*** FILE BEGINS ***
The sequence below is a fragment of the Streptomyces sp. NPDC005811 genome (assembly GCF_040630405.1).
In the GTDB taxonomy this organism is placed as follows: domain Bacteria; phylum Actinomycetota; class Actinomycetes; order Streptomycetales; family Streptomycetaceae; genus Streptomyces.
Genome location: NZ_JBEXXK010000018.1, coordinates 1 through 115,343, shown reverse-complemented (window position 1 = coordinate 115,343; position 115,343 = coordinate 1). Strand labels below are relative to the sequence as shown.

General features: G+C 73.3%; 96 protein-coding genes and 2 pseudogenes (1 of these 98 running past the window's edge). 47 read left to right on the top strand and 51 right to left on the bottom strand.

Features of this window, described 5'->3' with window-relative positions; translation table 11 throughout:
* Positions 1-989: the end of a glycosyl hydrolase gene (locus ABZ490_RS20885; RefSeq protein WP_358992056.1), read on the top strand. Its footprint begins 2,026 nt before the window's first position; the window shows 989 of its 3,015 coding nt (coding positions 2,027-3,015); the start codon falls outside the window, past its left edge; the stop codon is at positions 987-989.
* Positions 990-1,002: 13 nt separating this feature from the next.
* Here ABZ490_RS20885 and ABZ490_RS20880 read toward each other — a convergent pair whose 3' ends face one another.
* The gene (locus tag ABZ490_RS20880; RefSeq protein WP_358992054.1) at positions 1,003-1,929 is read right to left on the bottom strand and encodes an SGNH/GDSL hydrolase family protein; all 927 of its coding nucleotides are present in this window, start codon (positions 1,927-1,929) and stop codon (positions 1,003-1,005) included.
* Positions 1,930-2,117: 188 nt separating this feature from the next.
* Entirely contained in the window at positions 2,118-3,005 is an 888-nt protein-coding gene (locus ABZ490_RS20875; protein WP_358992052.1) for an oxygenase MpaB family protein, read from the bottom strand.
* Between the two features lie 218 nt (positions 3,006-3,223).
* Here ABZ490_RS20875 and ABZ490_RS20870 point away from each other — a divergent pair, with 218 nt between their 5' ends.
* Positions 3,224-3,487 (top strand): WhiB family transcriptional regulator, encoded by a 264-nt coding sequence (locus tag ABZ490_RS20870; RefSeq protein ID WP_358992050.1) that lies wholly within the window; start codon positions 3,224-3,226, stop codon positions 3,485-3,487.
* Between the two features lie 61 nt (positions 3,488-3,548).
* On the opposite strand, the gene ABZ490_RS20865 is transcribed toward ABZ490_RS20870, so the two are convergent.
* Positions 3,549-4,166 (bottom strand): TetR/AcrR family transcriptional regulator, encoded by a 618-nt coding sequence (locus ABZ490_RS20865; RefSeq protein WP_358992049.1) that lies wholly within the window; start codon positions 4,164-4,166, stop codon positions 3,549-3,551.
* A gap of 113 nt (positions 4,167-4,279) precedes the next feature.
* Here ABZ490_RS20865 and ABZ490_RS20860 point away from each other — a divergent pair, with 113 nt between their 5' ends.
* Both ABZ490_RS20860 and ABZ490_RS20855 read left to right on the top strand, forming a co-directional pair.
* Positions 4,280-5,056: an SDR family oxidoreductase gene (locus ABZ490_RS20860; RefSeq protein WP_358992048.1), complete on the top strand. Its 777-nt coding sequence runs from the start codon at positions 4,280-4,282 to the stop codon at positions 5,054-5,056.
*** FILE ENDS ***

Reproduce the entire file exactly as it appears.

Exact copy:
The sequence below is a fragment of the Streptomyces sp. NPDC005811 genome (assembly GCF_040630405.1).
In the GTDB taxonomy this organism is placed as follows: domain Bacteria; phylum Actinomycetota; class Actinomycetes; order Streptomycetales; family Streptomycetaceae; genus Streptomyces.
Genome location: NZ_JBEXXK010000018.1, coordinates 1 through 115,343, shown reverse-complemented (window position 1 = coordinate 115,343; position 115,343 = coordinate 1). Strand labels below are relative to the sequence as shown.

General features: G+C 73.3%; 96 protein-coding genes and 2 pseudogenes (1 of these 98 running past the window's edge). 47 read left to right on the top strand and 51 right to left on the bottom strand.

Features of this window, described 5'->3' with window-relative positions; translation table 11 throughout:
* Positions 1-989: the end of a glycosyl hydrolase gene (locus ABZ490_RS20885; RefSeq protein WP_358992056.1), read on the top strand. Its footprint begins 2,026 nt before the window's first position; the window shows 989 of its 3,015 coding nt (coding positions 2,027-3,015); the start codon falls outside the window, past its left edge; the stop codon is at positions 987-989.
* Positions 990-1,002: 13 nt separating this feature from the next.
* Here ABZ490_RS20885 and ABZ490_RS20880 read toward each other — a convergent pair whose 3' ends face one another.
* The gene (locus tag ABZ490_RS20880; RefSeq protein WP_358992054.1) at positions 1,003-1,929 is read right to left on the bottom strand and encodes an SGNH/GDSL hydrolase family protein; all 927 of its coding nucleotides are present in this window, start codon (positions 1,927-1,929) and stop codon (positions 1,003-1,005) included.
* Positions 1,930-2,117: 188 nt separating this feature from the next.
* Entirely contained in the window at positions 2,118-3,005 is an 888-nt protein-coding gene (locus ABZ490_RS20875; protein WP_358992052.1) for an oxygenase MpaB family protein, read from the bottom strand.
* Between the two features lie 218 nt (positions 3,006-3,223).
* Here ABZ490_RS20875 and ABZ490_RS20870 point away from each other — a divergent pair, with 218 nt between their 5' ends.
* Positions 3,224-3,487 (top strand): WhiB family transcriptional regulator, encoded by a 264-nt coding sequence (locus tag ABZ490_RS20870; RefSeq protein ID WP_358992050.1) that lies wholly within the window; start codon positions 3,224-3,226, stop codon positions 3,485-3,487.
* Between the two features lie 61 nt (positions 3,488-3,548).
* On the opposite strand, the gene ABZ490_RS20865 is transcribed toward ABZ490_RS20870, so the two are convergent.
* Positions 3,549-4,166 (bottom strand): TetR/AcrR family transcriptional regulator, encoded by a 618-nt coding sequence (locus ABZ490_RS20865; RefSeq protein WP_358992049.1) that lies wholly within the window; start codon positions 4,164-4,166, stop codon positions 3,549-3,551.
* A gap of 113 nt (positions 4,167-4,279) precedes the next feature.
* Here ABZ490_RS20865 and ABZ490_RS20860 point away from each other — a divergent pair, with 113 nt between their 5' ends.
* Both ABZ490_RS20860 and ABZ490_RS20855 read left to right on the top strand, forming a co-directional pair.
* Positions 4,280-5,056: an SDR family oxidoreductase gene (locus ABZ490_RS20860; RefSeq protein WP_358992048.1), complete on the top strand. Its 777-nt coding sequence runs from the start codon at positions 4,280-4,282 to the stop codon at positions 5,054-5,056.